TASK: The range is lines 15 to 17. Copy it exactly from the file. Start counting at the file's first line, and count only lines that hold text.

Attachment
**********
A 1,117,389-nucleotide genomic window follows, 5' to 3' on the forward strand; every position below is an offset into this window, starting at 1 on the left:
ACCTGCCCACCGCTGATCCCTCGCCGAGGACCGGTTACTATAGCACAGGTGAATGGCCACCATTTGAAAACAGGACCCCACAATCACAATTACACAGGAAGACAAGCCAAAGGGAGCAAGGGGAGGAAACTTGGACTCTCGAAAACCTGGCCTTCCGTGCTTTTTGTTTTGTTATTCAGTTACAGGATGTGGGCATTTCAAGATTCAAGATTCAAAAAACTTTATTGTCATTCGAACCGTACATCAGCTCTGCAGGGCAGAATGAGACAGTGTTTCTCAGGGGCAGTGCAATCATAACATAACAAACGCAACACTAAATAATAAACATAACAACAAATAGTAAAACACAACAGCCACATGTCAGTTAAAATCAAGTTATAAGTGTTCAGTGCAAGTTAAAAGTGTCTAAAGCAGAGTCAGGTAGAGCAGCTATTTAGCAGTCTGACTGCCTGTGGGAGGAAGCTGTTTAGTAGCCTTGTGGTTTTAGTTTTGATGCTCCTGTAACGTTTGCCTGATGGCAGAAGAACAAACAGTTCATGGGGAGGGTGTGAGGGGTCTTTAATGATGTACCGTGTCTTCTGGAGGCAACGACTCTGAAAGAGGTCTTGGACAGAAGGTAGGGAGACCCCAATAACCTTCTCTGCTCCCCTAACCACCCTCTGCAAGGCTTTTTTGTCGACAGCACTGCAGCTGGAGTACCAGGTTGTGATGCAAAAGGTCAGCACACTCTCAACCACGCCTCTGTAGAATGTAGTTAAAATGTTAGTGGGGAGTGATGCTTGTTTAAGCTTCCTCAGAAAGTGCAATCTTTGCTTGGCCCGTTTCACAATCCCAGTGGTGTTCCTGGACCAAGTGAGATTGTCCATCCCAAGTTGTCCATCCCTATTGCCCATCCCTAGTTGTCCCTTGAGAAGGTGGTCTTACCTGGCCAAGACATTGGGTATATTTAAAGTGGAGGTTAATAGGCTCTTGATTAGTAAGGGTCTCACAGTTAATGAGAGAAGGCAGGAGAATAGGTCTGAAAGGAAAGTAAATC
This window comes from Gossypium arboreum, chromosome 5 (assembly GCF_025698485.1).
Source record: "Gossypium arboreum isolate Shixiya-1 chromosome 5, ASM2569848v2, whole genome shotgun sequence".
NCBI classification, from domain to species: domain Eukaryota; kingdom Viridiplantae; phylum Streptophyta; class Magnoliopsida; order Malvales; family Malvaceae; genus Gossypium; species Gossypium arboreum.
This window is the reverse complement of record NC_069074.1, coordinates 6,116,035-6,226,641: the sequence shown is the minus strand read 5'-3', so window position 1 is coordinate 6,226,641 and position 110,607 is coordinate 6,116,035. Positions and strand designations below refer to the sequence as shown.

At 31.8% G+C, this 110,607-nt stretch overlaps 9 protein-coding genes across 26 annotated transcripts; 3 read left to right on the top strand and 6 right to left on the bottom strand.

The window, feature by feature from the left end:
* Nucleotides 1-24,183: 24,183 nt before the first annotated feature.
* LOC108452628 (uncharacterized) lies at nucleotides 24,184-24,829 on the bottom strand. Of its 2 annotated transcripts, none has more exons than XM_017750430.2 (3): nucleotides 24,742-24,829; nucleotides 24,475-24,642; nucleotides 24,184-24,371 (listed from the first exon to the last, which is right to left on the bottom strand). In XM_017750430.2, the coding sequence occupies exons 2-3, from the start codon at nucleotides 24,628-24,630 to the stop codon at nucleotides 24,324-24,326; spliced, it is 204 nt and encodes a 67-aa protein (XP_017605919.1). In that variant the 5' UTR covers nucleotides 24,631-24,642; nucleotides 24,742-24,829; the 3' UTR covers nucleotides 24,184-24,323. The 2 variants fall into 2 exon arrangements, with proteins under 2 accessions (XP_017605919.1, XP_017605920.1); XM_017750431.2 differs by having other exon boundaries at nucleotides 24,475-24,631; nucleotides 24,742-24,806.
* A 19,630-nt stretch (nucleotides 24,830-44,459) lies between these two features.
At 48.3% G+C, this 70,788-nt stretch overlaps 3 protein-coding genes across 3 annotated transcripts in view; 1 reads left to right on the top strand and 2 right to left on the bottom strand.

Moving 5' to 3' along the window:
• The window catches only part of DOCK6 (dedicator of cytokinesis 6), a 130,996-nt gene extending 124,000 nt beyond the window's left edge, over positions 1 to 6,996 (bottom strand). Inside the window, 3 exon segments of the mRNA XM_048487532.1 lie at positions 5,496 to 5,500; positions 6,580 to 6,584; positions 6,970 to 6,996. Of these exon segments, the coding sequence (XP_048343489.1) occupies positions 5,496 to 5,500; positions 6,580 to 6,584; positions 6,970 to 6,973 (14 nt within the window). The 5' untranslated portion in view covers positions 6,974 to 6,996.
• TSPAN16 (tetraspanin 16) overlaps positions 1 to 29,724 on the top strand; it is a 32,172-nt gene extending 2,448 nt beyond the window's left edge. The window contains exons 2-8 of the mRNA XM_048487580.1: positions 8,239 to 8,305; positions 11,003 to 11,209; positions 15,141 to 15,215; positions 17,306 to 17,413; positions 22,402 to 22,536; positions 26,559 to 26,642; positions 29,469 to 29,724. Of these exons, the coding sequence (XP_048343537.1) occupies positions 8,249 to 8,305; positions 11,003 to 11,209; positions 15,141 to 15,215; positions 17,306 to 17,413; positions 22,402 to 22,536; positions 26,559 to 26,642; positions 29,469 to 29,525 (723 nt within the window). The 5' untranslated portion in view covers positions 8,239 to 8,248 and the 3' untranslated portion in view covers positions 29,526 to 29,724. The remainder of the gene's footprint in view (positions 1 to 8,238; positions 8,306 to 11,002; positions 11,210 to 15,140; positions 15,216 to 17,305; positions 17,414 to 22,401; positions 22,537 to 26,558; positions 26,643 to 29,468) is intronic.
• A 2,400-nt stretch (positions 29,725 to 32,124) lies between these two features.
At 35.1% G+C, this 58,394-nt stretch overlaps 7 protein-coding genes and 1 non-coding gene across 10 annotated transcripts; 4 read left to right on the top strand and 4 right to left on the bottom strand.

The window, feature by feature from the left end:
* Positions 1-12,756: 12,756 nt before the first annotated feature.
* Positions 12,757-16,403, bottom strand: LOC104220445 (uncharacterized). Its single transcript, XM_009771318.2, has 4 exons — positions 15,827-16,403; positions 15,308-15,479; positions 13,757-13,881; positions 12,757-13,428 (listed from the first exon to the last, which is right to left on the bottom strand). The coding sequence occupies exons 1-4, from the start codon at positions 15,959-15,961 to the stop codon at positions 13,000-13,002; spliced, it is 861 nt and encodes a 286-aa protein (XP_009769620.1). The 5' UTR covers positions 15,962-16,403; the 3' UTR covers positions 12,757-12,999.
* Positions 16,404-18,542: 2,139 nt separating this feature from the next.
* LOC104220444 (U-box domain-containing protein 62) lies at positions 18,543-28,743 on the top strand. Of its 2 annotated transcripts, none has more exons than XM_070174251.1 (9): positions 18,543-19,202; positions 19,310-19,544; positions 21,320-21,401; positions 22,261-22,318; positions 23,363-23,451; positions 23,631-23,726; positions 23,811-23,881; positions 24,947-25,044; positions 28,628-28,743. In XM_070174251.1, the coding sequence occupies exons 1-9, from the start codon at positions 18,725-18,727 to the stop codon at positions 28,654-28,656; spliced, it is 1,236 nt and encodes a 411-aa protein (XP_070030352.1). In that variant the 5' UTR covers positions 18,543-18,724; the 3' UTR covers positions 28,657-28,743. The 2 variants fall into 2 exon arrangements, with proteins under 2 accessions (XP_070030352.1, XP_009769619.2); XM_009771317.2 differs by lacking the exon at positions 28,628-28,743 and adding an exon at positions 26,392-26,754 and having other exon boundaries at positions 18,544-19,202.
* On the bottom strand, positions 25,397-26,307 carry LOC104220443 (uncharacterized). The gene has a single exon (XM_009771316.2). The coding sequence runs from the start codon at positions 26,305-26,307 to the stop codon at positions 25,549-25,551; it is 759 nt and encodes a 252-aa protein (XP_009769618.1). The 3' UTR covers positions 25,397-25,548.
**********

• TSPAN16 (tetraspanin 16) overlaps positions 1 to 29,724 on the top strand; it is a 32,172-nt gene extending 2,448 nt beyond the window's left edge. The window contains exons 2-8 of the mRNA XM_048487580.1: positions 8,239 to 8,305; positions 11,003 to 11,209; positions 15,141 to 15,215; positions 17,306 to 17,413; positions 22,402 to 22,536; positions 26,559 to 26,642; positions 29,469 to 29,724. Of these exons, the coding sequence (XP_048343537.1) occupies positions 8,249 to 8,305; positions 11,003 to 11,209; positions 15,141 to 15,215; positions 17,306 to 17,413; positions 22,402 to 22,536; positions 26,559 to 26,642; positions 29,469 to 29,525 (723 nt within the window). The 5' untranslated portion in view covers positions 8,239 to 8,248 and the 3' untranslated portion in view covers positions 29,526 to 29,724. The remainder of the gene's footprint in view (positions 1 to 8,238; positions 8,306 to 11,002; positions 11,210 to 15,140; positions 15,216 to 17,305; positions 17,414 to 22,401; positions 22,537 to 26,558; positions 26,643 to 29,468) is intronic.
• A 2,400-nt stretch (positions 29,725 to 32,124) lies between these two features.
At 35.1% G+C, this 58,394-nt stretch overlaps 7 protein-coding genes and 1 non-coding gene across 10 annotated transcripts; 4 read left to right on the top strand and 4 right to left on the bottom strand.